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Trends Microbiol. 2017 Nov;25(11):919-931. doi: 10.1016/j.tim.2017.05.013. Epub 2017 Jun 17.

Perinatal Group B Streptococcal Infections: Virulence Factors, Immunity, and Prevention Strategies.

Author information

1
Department of Global Health, University of Washington, Seattle, WA, USA; Center for Global Infectious Disease Research, Seattle Children's Research Institute, Seattle, WA, USA.
2
Department of Obstetrics and Gynecology, University of Washington, Seattle, WA, USA; Sahlgrenska Academy, Gothenburg University, Gothenburg, Sweden.
3
Department of Global Health, University of Washington, Seattle, WA, USA; Center for Global Infectious Disease Research, Seattle Children's Research Institute, Seattle, WA, USA; Department of Pediatrics, University of Washington, Seattle, WA, USA. Electronic address: lakshmi.rajagopal@seattlechildrens.org.

Abstract

Group B streptococcus (GBS) or Streptococcus agalactiae is a β-hemolytic, Gram-positive bacterium that is a leading cause of neonatal infections. GBS commonly colonizes the lower gastrointestinal and genital tracts and, during pregnancy, neonates are at risk of infection. Although intrapartum antibiotic prophylaxis during labor and delivery has decreased the incidence of early-onset neonatal infection, these measures do not prevent ascending infection that can occur earlier in pregnancy leading to preterm births, stillbirths, or late-onset neonatal infections. Prevention of GBS infection in pregnancy is complex and is likely influenced by multiple factors, including pathogenicity, host factors, vaginal microbiome, false-negative screening, and/or changes in antibiotic resistance. A deeper understanding of the mechanisms of GBS infections during pregnancy will facilitate the development of novel therapeutics and vaccines. Here, we summarize and discuss important advancements in our understanding of GBS vaginal colonization, ascending infection, and preterm birth.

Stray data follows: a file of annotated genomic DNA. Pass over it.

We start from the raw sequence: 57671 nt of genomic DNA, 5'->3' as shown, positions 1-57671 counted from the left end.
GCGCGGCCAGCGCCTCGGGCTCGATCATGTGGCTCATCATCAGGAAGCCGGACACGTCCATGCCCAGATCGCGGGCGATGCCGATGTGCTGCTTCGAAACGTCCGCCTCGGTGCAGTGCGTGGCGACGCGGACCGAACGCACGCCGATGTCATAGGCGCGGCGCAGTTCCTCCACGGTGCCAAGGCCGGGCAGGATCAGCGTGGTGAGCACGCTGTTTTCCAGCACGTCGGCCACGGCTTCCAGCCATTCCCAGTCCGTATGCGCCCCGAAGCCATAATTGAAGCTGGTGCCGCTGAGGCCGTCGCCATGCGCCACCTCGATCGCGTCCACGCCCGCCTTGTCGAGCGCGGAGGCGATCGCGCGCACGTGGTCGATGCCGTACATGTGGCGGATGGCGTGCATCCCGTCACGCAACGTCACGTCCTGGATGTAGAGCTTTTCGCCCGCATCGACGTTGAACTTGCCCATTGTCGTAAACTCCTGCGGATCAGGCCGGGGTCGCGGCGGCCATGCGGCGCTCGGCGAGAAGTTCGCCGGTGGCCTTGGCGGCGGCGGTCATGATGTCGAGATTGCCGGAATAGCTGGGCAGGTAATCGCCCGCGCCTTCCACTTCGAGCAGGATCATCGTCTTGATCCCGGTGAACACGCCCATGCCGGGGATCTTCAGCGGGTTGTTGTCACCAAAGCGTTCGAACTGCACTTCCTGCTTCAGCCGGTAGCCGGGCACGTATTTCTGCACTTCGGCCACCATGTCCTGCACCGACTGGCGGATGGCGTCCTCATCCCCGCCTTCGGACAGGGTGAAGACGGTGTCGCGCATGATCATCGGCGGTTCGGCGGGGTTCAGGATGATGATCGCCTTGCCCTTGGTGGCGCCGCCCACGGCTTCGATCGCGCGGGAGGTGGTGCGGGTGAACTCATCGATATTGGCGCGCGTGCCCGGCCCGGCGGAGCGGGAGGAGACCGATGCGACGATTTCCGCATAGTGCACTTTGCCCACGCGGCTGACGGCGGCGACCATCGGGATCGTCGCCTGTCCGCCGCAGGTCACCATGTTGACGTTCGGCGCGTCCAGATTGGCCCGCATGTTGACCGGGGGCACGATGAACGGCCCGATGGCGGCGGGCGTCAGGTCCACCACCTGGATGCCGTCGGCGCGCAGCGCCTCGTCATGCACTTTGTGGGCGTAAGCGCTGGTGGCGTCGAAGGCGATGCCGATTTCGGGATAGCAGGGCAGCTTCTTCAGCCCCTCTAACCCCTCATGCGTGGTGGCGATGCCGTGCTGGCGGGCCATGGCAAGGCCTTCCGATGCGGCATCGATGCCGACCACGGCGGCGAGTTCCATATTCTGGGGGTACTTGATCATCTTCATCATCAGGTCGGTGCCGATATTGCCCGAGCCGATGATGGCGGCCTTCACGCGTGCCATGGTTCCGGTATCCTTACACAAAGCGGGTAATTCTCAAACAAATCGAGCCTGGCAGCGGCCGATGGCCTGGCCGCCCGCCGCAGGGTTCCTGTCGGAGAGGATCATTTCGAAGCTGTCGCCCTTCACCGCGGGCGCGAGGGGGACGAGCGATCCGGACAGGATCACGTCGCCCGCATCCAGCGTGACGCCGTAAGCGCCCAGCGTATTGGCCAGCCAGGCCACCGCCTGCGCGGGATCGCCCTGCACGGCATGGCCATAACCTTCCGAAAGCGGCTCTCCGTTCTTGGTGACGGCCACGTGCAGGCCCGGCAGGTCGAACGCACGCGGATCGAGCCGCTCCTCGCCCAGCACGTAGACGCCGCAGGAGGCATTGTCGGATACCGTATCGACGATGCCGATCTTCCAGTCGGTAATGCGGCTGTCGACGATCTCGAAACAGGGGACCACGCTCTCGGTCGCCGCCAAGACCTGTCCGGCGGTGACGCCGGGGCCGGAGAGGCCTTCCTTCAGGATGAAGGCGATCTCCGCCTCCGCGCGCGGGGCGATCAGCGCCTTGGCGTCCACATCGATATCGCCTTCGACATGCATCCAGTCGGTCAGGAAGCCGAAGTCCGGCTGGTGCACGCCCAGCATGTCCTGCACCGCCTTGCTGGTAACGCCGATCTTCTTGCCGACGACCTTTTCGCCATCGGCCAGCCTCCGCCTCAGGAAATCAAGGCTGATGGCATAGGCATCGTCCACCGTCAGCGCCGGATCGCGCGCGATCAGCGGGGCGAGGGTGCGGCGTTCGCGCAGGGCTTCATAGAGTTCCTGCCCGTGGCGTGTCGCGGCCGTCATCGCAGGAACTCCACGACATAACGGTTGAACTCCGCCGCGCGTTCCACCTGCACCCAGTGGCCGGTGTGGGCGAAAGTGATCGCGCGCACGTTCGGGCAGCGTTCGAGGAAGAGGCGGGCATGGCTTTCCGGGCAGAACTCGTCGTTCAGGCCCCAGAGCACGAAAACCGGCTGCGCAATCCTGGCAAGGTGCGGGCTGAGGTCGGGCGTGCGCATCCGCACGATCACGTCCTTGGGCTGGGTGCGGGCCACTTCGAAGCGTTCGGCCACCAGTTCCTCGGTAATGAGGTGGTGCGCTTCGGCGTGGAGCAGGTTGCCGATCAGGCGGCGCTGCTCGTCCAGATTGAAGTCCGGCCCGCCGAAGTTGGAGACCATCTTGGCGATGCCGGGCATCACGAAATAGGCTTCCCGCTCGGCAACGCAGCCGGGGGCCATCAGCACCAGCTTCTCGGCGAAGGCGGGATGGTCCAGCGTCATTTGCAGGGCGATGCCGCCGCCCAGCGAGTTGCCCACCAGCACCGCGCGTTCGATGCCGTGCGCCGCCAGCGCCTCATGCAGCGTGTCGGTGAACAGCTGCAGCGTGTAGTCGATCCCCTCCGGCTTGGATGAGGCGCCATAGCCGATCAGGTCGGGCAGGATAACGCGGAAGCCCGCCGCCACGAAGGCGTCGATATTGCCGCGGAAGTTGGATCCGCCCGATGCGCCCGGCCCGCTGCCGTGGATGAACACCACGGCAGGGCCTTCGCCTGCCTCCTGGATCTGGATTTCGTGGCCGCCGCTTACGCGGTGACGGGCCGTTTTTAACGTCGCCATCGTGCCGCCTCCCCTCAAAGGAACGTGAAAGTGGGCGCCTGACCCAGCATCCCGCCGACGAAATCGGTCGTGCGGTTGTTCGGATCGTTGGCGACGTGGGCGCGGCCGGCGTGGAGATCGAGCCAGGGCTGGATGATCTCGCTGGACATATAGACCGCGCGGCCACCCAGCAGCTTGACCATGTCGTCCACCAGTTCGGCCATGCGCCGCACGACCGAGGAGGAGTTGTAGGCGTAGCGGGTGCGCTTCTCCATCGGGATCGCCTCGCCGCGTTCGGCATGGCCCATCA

KEYWORDS:

Group B streptococcus; ascending infection; perinatal; preterm birth; vaginal colonization infection

PMID:
28633864
PMCID:
PMC5650539
DOI:
10.1016/j.tim.2017.05.013
[Indexed for MEDLINE]
Free PMC Article

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